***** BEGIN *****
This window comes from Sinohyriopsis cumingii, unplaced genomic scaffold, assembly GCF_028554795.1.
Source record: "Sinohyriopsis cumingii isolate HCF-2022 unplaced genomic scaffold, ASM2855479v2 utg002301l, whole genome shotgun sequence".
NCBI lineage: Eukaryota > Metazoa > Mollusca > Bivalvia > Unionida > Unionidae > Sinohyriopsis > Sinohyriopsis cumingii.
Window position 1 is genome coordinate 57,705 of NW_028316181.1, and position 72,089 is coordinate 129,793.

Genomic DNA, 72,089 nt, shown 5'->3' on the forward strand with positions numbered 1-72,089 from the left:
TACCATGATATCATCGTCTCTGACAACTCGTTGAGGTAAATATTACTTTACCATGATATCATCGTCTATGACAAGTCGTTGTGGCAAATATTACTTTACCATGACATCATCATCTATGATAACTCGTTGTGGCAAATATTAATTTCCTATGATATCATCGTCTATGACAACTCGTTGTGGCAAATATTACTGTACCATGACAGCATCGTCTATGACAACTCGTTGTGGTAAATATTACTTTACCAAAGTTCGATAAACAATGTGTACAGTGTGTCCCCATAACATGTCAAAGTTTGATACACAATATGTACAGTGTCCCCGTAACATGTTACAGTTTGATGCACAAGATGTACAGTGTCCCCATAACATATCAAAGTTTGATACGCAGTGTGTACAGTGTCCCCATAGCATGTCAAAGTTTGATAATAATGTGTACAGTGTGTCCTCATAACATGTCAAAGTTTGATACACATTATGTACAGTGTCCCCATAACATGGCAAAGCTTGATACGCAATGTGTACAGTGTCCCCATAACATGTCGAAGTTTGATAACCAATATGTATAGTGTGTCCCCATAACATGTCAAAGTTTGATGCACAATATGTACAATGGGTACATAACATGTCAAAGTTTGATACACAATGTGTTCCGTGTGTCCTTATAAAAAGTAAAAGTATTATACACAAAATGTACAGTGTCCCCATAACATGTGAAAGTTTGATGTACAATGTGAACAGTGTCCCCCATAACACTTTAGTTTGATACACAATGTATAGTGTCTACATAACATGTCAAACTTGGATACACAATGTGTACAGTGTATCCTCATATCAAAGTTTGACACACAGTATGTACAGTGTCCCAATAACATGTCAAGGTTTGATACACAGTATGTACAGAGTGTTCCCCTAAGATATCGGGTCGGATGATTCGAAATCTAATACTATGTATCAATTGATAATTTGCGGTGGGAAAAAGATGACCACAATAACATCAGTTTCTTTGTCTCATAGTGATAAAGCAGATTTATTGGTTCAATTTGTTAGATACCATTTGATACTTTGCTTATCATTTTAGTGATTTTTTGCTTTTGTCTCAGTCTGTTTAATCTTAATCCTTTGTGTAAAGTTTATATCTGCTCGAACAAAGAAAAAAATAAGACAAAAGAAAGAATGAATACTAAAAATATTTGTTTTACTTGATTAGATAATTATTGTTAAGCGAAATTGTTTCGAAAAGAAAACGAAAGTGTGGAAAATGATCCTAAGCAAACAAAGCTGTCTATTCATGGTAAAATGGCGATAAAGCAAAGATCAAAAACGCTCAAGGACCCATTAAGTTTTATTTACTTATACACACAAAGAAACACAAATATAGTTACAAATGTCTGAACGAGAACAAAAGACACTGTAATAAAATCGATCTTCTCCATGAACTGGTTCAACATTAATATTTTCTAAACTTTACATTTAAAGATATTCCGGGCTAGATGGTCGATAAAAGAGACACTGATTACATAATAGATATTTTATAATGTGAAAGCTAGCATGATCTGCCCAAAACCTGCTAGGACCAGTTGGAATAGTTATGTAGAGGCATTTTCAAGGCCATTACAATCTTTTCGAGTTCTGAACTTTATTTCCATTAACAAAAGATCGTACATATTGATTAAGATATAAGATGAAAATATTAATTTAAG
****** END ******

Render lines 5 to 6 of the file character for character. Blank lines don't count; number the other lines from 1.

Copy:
Genomic DNA, 72,089 nt, shown 5'->3' on the forward strand with positions numbered 1-72,089 from the left:
TACCATGATATCATCGTCTCTGACAACTCGTTGAGGTAAATATTACTTTACCATGATATCATCGTCTATGACAAGTCGTTGTGGCAAATATTACTTTACCATGACATCATCATCTATGATAACTCGTTGTGGCAAATATTAATTTCCTATGATATCATCGTCTATGACAACTCGTTGTGGCAAATATTACTGTACCATGACAGCATCGTCTATGACAACTCGTTGTGGTAAATATTACTTTACCAAAGTTCGATAAACAATGTGTACAGTGTGTCCCCATAACATGTCAAAGTTTGATACACAATATGTACAGTGTCCCCGTAACATGTTACAGTTTGATGCACAAGATGTACAGTGTCCCCATAACATATCAAAGTTTGATACGCAGTGTGTACAGTGTCCCCATAGCATGTCAAAGTTTGATAATAATGTGTACAGTGTGTCCTCATAACATGTCAAAGTTTGATACACATTATGTACAGTGTCCCCATAACATGGCAAAGCTTGATACGCAATGTGTACAGTGTCCCCATAACATGTCGAAGTTTGATAACCAATATGTATAGTGTGTCCCCATAACATGTCAAAGTTTGATGCACAATATGTACAATGGGTACATAACATGTCAAAGTTTGATACACAATGTGTTCCGTGTGTCCTTATAAAAAGTAAAAGTATTATACACAAAATGTACAGTGTCCCCATAACATGTGAAAGTTTGATGTACAATGTGAACAGTGTCCCCCATAACACTTTAGTTTGATACACAATGTATAGTGTCTACATAACATGTCAAACTTGGATACACAATGTGTACAGTGTATCCTCATATCAAAGTTTGACACACAGTATGTACAGTGTCCCAATAACATGTCAAGGTTTGATACACAGTATGTACAGAGTGTTCCCCTAAGATATCGGGTCGGATGATTCGAAATCTAATACTATGTATCAATTGATAATTTGCGGTGGGAAAAAGATGACCACAATAACATCAGTTTCTTTGTCTCATAGTGATAAAGCAGATTTATTGGTTCAATTTGTTAGATACCATTTGATACTTTGCTTATCATTTTAGTGATTTTTTGCTTTTGTCTCAGTCTGTTTAATCTTAATCCTTTGTGTAAAGTTTATATCTGCTCGAACAAAGAAAAAAATAAGACAAAAGAAAGAATGAATACTAAAAATATTTGTTTTACTTGATTAGATAATTATTGTTAAGCGAAATTGTTTCGAAAAGAAAACGAAAGTGTGGAAAATGATCCTAAGCAAACAAAGCTGTCTATTCATGGTAAAATGGCGATAAAGCAAAGATCAAAAACGCTCAAGGACCCATTAAGTTTTATTTACTTATACACACAAAGAAACACAAATATAGTTACAAATGTCTGAACGAGAACAAAAGACACTGTAATAAAATCGATCTTCTCCATGAACTGGTTCAACATTAATATTTTCTAAACTTTACATTTAAAGATATTCCGGGCTAGATGGTCGATAAAAGAGACACTGATTACATAATAGATATTTTATAATGTGAAAGCTAGCATGATCTGCCCAAAACCTGCTAGGACCAGTTGGAATAGTTATGTAGAGGCATTTTCAAGGCCATTACAATCTTTTCGAGTTCTGAACTTTATTTCCATTAACAAAAGATCGTACATATTGATTAAGATATAAGATGAAAATATTAATTTAAG